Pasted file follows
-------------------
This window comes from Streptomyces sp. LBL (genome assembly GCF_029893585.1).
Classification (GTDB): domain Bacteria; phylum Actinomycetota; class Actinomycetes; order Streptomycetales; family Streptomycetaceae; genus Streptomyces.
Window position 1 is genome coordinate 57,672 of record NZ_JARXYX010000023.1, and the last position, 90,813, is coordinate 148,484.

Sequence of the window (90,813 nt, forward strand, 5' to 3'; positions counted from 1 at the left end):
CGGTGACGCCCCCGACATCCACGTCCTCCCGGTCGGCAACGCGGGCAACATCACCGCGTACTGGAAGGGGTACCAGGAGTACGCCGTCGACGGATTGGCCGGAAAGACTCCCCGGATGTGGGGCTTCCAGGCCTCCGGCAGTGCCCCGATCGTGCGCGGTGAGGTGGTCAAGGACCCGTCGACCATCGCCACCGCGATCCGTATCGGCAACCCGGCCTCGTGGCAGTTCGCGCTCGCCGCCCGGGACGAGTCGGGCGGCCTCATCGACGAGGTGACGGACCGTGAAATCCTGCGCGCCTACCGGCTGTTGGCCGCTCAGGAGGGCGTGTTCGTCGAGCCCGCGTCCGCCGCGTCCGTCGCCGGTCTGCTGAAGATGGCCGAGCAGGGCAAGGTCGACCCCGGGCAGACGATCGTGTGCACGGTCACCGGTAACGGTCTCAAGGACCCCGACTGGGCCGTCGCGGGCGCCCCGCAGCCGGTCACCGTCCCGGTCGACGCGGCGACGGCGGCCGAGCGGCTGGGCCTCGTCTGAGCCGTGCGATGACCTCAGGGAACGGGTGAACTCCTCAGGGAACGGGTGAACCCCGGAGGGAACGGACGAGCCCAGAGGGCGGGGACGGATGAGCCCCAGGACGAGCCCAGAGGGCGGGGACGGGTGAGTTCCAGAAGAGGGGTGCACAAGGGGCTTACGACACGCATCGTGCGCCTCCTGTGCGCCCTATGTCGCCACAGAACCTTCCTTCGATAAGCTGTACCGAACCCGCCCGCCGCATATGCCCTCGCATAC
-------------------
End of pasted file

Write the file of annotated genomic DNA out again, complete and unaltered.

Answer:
This window comes from Streptomyces sp. LBL (genome assembly GCF_029893585.1).
Classification (GTDB): domain Bacteria; phylum Actinomycetota; class Actinomycetes; order Streptomycetales; family Streptomycetaceae; genus Streptomyces.
Window position 1 is genome coordinate 57,672 of record NZ_JARXYX010000023.1, and the last position, 90,813, is coordinate 148,484.

Sequence of the window (90,813 nt, forward strand, 5' to 3'; positions counted from 1 at the left end):
CGGTGACGCCCCCGACATCCACGTCCTCCCGGTCGGCAACGCGGGCAACATCACCGCGTACTGGAAGGGGTACCAGGAGTACGCCGTCGACGGATTGGCCGGAAAGACTCCCCGGATGTGGGGCTTCCAGGCCTCCGGCAGTGCCCCGATCGTGCGCGGTGAGGTGGTCAAGGACCCGTCGACCATCGCCACCGCGATCCGTATCGGCAACCCGGCCTCGTGGCAGTTCGCGCTCGCCGCCCGGGACGAGTCGGGCGGCCTCATCGACGAGGTGACGGACCGTGAAATCCTGCGCGCCTACCGGCTGTTGGCCGCTCAGGAGGGCGTGTTCGTCGAGCCCGCGTCCGCCGCGTCCGTCGCCGGTCTGCTGAAGATGGCCGAGCAGGGCAAGGTCGACCCCGGGCAGACGATCGTGTGCACGGTCACCGGTAACGGTCTCAAGGACCCCGACTGGGCCGTCGCGGGCGCCCCGCAGCCGGTCACCGTCCCGGTCGACGCGGCGACGGCGGCCGAGCGGCTGGGCCTCGTCTGAGCCGTGCGATGACCTCAGGGAACGGGTGAACTCCTCAGGGAACGGGTGAACCCCGGAGGGAACGGACGAGCCCAGAGGGCGGGGACGGATGAGCCCCAGGACGAGCCCAGAGGGCGGGGACGGGTGAGTTCCAGAAGAGGGGTGCACAAGGGGCTTACGACACGCATCGTGCGCCTCCTGTGCGCCCTATGTCGCCACAGAACCTTCCTTCGATAAGCTGTACCGAACCCGCCCGCCGCATATGCCCTCGCATAC